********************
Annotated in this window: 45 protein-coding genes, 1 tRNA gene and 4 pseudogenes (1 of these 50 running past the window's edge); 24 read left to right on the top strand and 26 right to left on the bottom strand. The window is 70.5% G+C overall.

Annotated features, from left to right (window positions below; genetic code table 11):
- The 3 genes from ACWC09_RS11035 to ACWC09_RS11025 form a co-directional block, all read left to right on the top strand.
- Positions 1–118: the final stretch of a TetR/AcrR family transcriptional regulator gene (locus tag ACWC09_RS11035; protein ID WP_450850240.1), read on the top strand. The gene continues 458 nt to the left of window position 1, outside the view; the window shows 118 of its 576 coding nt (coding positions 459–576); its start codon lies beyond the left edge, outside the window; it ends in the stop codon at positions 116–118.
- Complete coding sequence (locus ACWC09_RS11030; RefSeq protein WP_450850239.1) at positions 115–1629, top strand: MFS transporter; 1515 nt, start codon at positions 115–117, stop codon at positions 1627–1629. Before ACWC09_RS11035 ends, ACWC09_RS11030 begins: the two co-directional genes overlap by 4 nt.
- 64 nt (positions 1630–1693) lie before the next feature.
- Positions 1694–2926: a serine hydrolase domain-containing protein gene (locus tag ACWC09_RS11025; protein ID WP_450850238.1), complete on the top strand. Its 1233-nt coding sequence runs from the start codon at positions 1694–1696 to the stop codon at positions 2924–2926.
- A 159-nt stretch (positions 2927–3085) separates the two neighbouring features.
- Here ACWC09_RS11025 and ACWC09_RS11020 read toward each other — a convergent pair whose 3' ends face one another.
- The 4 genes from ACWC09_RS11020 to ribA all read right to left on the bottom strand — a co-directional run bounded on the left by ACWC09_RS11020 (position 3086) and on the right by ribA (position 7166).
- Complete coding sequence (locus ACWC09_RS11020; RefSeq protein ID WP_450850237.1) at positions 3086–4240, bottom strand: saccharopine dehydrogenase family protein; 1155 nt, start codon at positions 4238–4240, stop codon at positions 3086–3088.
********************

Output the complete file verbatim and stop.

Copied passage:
Annotated in this window: 45 protein-coding genes, 1 tRNA gene and 4 pseudogenes (1 of these 50 running past the window's edge); 24 read left to right on the top strand and 26 right to left on the bottom strand. The window is 70.5% G+C overall.

Annotated features, from left to right (window positions below; genetic code table 11):
- The 3 genes from ACWC09_RS11035 to ACWC09_RS11025 form a co-directional block, all read left to right on the top strand.
- Positions 1–118: the final stretch of a TetR/AcrR family transcriptional regulator gene (locus tag ACWC09_RS11035; protein ID WP_450850240.1), read on the top strand. The gene continues 458 nt to the left of window position 1, outside the view; the window shows 118 of its 576 coding nt (coding positions 459–576); its start codon lies beyond the left edge, outside the window; it ends in the stop codon at positions 116–118.
- Complete coding sequence (locus ACWC09_RS11030; RefSeq protein WP_450850239.1) at positions 115–1629, top strand: MFS transporter; 1515 nt, start codon at positions 115–117, stop codon at positions 1627–1629. Before ACWC09_RS11035 ends, ACWC09_RS11030 begins: the two co-directional genes overlap by 4 nt.
- 64 nt (positions 1630–1693) lie before the next feature.
- Positions 1694–2926: a serine hydrolase domain-containing protein gene (locus tag ACWC09_RS11025; protein ID WP_450850238.1), complete on the top strand. Its 1233-nt coding sequence runs from the start codon at positions 1694–1696 to the stop codon at positions 2924–2926.
- A 159-nt stretch (positions 2927–3085) separates the two neighbouring features.
- Here ACWC09_RS11025 and ACWC09_RS11020 read toward each other — a convergent pair whose 3' ends face one another.
- The 4 genes from ACWC09_RS11020 to ribA all read right to left on the bottom strand — a co-directional run bounded on the left by ACWC09_RS11020 (position 3086) and on the right by ribA (position 7166).
- Complete coding sequence (locus ACWC09_RS11020; RefSeq protein ID WP_450850237.1) at positions 3086–4240, bottom strand: saccharopine dehydrogenase family protein; 1155 nt, start codon at positions 4238–4240, stop codon at positions 3086–3088.